Finally, “If you have to eat a live frog, it does not pay to sit and look at it for a very long time!” The key to reaching high levels of performance and productivity is to develop the lifelong habit of tackling your major task first thing each morning. Don’t spend excessive time planning what you will do. You must develop the routine of “eating your frog” before you do anything else and without taking too much time to think about it.

Successful, effective people are those who launch directly into their major tasks and then discipline themselves to work steadily and single-mindedly until those tasks are complete. In the business world, you are paid and promoted for achieving specific, measurable results. You are paid for making a valuable contribution. But many employees confuse activity with accomplishment and this causes one of the biggest problems in organizations today, which is failure to execute.

by Christine Spray

Photo: ID 57946835 © Jakub Jirsák | Dreamstime.com

Mastering your time during crunch time


Mastering Your Time During Crunchtime

Every type of business has periods of high demand. Whether you’re currently in your busy season or ramping up to it, some preparation right now can help you keep your workload and well-being in check.

Before you reach a breaking point with work, make the time and effort to implement some simple steps into your daily, weekly and monthly routines.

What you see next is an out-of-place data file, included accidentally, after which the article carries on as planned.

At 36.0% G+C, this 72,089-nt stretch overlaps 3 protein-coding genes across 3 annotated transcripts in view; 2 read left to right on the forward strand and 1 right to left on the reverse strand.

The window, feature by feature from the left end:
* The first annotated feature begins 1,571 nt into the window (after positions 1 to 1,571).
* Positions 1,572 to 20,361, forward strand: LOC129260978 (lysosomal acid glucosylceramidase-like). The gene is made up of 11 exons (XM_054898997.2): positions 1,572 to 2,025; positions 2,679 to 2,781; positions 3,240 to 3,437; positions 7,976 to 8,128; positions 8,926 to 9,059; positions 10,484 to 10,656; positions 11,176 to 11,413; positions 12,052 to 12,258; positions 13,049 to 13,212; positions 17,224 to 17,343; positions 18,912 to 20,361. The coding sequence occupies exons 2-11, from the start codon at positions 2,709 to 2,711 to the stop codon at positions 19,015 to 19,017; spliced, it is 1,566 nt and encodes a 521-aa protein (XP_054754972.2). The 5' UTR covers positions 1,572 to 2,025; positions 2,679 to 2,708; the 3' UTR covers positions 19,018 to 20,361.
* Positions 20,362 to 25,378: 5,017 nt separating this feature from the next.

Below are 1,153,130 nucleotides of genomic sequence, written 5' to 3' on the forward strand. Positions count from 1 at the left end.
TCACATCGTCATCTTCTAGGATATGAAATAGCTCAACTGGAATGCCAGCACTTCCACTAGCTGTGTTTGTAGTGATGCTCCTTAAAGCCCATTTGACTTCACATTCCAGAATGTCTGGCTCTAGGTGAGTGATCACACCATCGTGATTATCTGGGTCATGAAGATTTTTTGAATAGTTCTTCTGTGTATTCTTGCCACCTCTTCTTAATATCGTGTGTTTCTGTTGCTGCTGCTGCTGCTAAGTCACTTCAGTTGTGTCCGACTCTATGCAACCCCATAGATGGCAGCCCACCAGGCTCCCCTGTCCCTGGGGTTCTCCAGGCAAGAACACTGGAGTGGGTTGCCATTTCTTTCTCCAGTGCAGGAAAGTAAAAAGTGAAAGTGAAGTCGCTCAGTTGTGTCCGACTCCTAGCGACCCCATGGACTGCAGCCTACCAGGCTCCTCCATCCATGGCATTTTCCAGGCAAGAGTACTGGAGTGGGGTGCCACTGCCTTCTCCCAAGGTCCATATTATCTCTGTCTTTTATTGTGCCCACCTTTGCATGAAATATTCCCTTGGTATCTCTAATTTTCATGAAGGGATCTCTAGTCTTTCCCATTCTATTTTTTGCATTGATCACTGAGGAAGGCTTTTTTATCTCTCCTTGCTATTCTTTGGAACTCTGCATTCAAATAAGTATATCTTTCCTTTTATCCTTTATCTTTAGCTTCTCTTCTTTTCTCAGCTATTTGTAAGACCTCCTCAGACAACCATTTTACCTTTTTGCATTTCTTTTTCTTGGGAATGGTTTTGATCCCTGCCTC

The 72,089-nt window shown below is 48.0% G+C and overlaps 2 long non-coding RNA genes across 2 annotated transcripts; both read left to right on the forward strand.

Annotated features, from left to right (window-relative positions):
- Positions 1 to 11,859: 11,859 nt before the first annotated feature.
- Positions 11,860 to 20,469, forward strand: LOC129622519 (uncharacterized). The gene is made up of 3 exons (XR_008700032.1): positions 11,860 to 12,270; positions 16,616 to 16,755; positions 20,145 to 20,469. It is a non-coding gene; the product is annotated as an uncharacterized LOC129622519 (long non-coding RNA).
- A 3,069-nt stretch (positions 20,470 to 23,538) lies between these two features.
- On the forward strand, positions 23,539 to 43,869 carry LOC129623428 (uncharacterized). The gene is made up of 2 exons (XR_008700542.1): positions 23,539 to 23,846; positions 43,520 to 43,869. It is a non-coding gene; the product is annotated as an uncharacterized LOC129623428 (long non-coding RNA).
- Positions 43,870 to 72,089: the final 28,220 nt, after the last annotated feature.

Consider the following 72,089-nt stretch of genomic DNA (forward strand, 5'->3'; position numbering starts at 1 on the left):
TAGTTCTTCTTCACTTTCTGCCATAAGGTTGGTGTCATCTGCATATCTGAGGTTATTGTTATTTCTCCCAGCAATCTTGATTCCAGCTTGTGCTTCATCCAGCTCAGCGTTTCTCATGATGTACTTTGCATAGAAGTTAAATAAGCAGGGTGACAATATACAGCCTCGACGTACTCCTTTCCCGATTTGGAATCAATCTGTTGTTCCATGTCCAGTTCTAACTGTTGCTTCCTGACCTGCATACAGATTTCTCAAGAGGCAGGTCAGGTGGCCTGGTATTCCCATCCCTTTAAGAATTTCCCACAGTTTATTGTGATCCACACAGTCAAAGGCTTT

Set Goals

The key to effective time management, both professional and personal, is goal setting. Working towards a goal will help focus energy and reduce the stress that comes with not having a purpose.

Give yourself the best possible chance of success by setting SMART goals:

  • Specific: Goals should be clear and state what you want to accomplish and why it’s important.
  • Measurable: Measurable, quantifiable goals let you know when you’re successful.
  • Attainable: All goals, particularly short-term goals, must be achievable with respect to all pertinent constraints.
  • Relevant: Goals must be relevant to the situation and align with other goals.
  • Timely: Goals require specific deadlines.

Keeping an overarching positive approach to all goals not only keeps propelling you toward completion but can help release your internal “happy drug”, dopamine. Dopamine produces that feeling of pleasure when goals are achieved. Break down your big goals into smaller goals so you have more frequent dopamine releases.

Set goals for the two quarters preceding your crunch time. Based on those outcomes, set goals for each month prior to your deadline. Further break down monthly goals into weekly goals; remember, give yourself the best chance of success!

Commit to Your Calendar

Anytime, but particularly busy times, your calendar is your best tool for managing your priorities and reaching your goals. The secret is to put EVERYTHING in your calendar.

Before your first work day of the week, review your calendar to make sure all tasks related to your goals have an appropriate amount of time scheduled. Client and team meetings should be included of course, but look closely at every deadline for the week and make sure time is allotted for everything. Do you need to do research on a unique client circumstance? Schedule it. Is there a client who is typically slow to send required documents? Schedule time to make a list of outstanding materials and send a reminder. Many people find it helpful to also schedule a time block for making and returning phone calls, rather than constantly being interrupted throughout the day. Be sure the timeframe for each task is realistic.